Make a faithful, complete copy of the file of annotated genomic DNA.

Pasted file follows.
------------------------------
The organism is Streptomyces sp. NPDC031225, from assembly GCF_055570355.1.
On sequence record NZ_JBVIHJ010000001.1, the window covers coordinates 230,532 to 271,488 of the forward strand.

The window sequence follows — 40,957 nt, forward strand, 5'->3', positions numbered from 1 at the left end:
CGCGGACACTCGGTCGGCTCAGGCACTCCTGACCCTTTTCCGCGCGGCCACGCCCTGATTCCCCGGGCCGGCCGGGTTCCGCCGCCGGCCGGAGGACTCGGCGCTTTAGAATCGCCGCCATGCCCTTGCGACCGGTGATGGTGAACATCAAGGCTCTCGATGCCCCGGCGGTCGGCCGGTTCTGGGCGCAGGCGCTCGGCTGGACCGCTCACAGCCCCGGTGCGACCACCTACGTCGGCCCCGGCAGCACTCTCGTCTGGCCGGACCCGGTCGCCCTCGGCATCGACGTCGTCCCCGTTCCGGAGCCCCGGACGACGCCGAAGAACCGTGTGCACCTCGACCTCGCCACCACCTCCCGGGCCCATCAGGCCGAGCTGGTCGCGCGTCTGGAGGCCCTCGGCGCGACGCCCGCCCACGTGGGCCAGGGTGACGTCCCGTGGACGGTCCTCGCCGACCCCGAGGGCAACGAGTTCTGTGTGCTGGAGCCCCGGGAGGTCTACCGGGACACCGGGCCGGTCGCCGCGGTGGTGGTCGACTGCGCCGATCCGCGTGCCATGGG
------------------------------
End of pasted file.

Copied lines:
The organism is Streptomyces sp. NPDC031225, from assembly GCF_055570355.1.
On sequence record NZ_JBVIHJ010000001.1, the window covers coordinates 230,532 to 271,488 of the forward strand.

The window sequence follows — 40,957 nt, forward strand, 5'->3', positions numbered from 1 at the left end:
CGCGGACACTCGGTCGGCTCAGGCACTCCTGACCCTTTTCCGCGCGGCCACGCCCTGATTCCCCGGGCCGGCCGGGTTCCGCCGCCGGCCGGAGGACTCGGCGCTTTAGAATCGCCGCCATGCCCTTGCGACCGGTGATGGTGAACATCAAGGCTCTCGATGCCCCGGCGGTCGGCCGGTTCTGGGCGCAGGCGCTCGGCTGGACCGCTCACAGCCCCGGTGCGACCACCTACGTCGGCCCCGGCAGCACTCTCGTCTGGCCGGACCCGGTCGCCCTCGGCATCGACGTCGTCCCCGTTCCGGAGCCCCGGACGACGCCGAAGAACCGTGTGCACCTCGACCTCGCCACCACCTCCCGGGCCCATCAGGCCGAGCTGGTCGCGCGTCTGGAGGCCCTCGGCGCGACGCCCGCCCACGTGGGCCAGGGTGACGTCCCGTGGACGGTCCTCGCCGACCCCGAGGGCAACGAGTTCTGTGTGCTGGAGCCCCGGGAGGTCTACCGGGACACCGGGCCGGTCGCCGCGGTGGTGGTCGACTGCGCCGATCCGCGTGCCATGGG